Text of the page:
Chocolate prices have shot up over the past year because of a worldwide cocoa shortage but Lisa Ruffell, a chocolate shop owner in the South Australian town of Robe, says it has not affected sales ahead of Easter.

“I think if you love chocolate, the price doesn’t really matter,” she said. 

“It goes back to the quality of the chocolate.”

Easter is the busiest time for chocolate-makers.

Easter eggs and bunnies are big business for chocolate-makers.(ABC South East SA: Eugene Boisvert)

Figures from global agribusiness banking specialist Rabobank show Australian chocolate prices have increased by 8.8 per cent over the past year — more than double the general inflation rate — on the back of a 200 per cent increase in cocoa prices over the same period.

Disease and drought in Africa

More than two-thirds of the world’s cocoa supply comes from West Africa, where there have been considerable climatic challenges for growers. 

University of Sydney horticulture chair David Guest has studied global cocoa farming for 40 years.

David Guest (back, right) at a meeting with cocoa farmers and extension officers in Cameroon.(Supplied: David Guest)

“The straw that broke the camel’s back was very wet weather in West Africa … that caused an epidemic of black pod disease, which sounds terrible, and it is, but it was followed by a drought, and now they’ve got El Niño,” Professor Guest said.

“The predictions for production this year in West Africa are pretty dire.”

It is a forecast that has sent cocoa futures nearly four times higher than where they have hovered for decades.

“The long-term average over the past 10 or 20 years has been around to US$2,500 ($3,800) a tonne, and now it’s touching $9,000 ($13,650) a tonne,” Professor Guest said.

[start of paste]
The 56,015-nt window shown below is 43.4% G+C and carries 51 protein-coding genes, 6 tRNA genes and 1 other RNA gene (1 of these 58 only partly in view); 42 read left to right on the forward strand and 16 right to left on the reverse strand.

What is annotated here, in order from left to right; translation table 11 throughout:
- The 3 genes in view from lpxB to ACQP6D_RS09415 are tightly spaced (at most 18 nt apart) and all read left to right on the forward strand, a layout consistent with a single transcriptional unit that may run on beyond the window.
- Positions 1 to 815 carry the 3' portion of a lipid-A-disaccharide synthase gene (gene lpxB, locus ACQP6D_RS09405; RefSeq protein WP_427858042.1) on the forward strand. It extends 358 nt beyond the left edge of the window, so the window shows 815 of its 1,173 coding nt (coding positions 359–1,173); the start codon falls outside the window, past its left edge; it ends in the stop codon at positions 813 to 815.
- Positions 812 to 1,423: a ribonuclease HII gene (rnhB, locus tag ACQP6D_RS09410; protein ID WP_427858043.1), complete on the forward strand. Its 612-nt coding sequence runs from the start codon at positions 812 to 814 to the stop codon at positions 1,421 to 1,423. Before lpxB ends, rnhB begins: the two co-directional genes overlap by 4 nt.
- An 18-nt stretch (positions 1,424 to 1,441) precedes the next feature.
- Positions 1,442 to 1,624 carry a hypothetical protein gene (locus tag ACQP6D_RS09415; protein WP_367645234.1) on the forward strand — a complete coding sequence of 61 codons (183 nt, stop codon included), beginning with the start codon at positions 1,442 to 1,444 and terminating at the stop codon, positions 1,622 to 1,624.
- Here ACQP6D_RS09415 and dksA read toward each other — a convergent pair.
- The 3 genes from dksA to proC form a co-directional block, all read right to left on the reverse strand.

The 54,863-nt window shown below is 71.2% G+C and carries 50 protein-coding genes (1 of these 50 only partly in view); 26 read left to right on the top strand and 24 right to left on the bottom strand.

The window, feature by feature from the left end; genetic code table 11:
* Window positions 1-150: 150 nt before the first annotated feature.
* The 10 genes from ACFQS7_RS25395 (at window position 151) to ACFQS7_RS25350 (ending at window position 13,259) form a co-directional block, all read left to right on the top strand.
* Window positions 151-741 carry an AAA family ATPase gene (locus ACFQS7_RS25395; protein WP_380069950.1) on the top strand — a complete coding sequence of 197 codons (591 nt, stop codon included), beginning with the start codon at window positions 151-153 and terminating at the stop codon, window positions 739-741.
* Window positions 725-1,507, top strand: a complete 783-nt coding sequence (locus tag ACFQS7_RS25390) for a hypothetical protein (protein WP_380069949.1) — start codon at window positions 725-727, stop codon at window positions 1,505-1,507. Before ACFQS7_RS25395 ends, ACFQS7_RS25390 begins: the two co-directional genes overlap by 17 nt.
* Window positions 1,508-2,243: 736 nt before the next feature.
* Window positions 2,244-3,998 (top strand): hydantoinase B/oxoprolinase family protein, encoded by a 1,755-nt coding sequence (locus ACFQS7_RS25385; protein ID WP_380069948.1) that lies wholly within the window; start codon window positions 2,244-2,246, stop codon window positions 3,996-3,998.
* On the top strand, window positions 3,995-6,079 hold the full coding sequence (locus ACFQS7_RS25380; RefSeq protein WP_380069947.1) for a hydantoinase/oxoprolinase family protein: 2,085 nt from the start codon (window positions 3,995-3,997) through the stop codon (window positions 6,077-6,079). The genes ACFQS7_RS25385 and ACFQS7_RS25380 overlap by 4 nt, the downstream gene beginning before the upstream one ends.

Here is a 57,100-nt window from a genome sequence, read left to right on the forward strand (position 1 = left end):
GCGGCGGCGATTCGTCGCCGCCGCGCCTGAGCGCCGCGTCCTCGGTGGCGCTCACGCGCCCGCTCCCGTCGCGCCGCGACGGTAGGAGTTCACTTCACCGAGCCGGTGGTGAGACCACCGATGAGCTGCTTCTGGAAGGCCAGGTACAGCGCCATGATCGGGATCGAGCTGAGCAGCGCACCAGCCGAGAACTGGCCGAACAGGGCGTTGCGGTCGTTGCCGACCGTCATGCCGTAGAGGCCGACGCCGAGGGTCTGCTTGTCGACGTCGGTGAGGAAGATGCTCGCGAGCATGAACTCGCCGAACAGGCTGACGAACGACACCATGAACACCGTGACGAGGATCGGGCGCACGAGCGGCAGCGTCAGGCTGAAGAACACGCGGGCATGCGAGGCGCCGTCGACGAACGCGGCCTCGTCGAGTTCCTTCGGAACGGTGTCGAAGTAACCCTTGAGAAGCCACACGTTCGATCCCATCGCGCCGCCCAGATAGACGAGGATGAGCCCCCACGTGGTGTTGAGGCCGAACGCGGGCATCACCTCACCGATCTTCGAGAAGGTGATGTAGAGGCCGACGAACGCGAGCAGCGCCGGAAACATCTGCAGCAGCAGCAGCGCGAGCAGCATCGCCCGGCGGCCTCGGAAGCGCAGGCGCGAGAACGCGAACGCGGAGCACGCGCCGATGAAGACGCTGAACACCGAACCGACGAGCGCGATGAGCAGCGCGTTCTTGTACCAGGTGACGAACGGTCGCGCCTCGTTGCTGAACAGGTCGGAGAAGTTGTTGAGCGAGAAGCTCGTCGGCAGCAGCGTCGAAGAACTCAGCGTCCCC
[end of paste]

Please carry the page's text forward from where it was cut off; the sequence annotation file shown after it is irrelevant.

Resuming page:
Other costs go into chocolate

Most chocolate producers order beans or buds in bulk and stockpile them for up to a year, so cost fluctuations take time to have an impact on chocolate prices.

Gabriel Myburgh is the owner of Gabriel Chocolate in Yallingup, Western Australia, where he creates his final product from scratch, starting with raw cocoa beans.

When he placed his most recent order, he said it was more than double what he paid a year earlier.

WA chocolatier Gabriel Myburgh says cocoa makes only a small proportion of the price of chocolate. (Supplied)

While he will inevitably need to raise prices, some of the increased bean cost will be absorbed by other more stable ingredients.

“Cocoa is just a portion of the ingredients that go into it and it’s actually, in some cases, quite a small portion,” Mr Myburgh said.

But other costs associated with chocolate sales have also increased.

“It’s also the transport to get it here, it’s the packaging, it’s everything — it’s the whole bundle,” Ms Ruffell said.

“So when we put it onto our consumers, we try to minimise the sort of the percentage that we have to do for the chocolate and hope that people understand. I think they do.”

Lisa Ruffell buys chocolate buds that she then melts and turns into different products.(ABC South East SA: Eugene Boisvert)

‘Wicked problem’ to solve

Macquarie University professor John Dumay is part of the team behind Chocolate Scorecard, a website that ranks chocolate manufacturers and retailers according to their sustainability, including how they meet human rights and environmental challenges.

Dr Dumay said manufacturers wanted to keep prices down to make more profit, so they paid farmers less, but then farmers moved to unsustainable practices that could lead to things like deforestation and even slavery.

“How you fix that is what we call a very wicked problem — it’s a structural problem that we need to try to fix and address,” he said.

Rabobank associate analyst Pia Piggott said chocolate was likely to keep getting dearer in the future.

“We expect inflation on chocolate products to remain high and we may see more shrinkflation or product innovations and reformulations as manufacturers seek to minimise cost increases for consumers,” she said.

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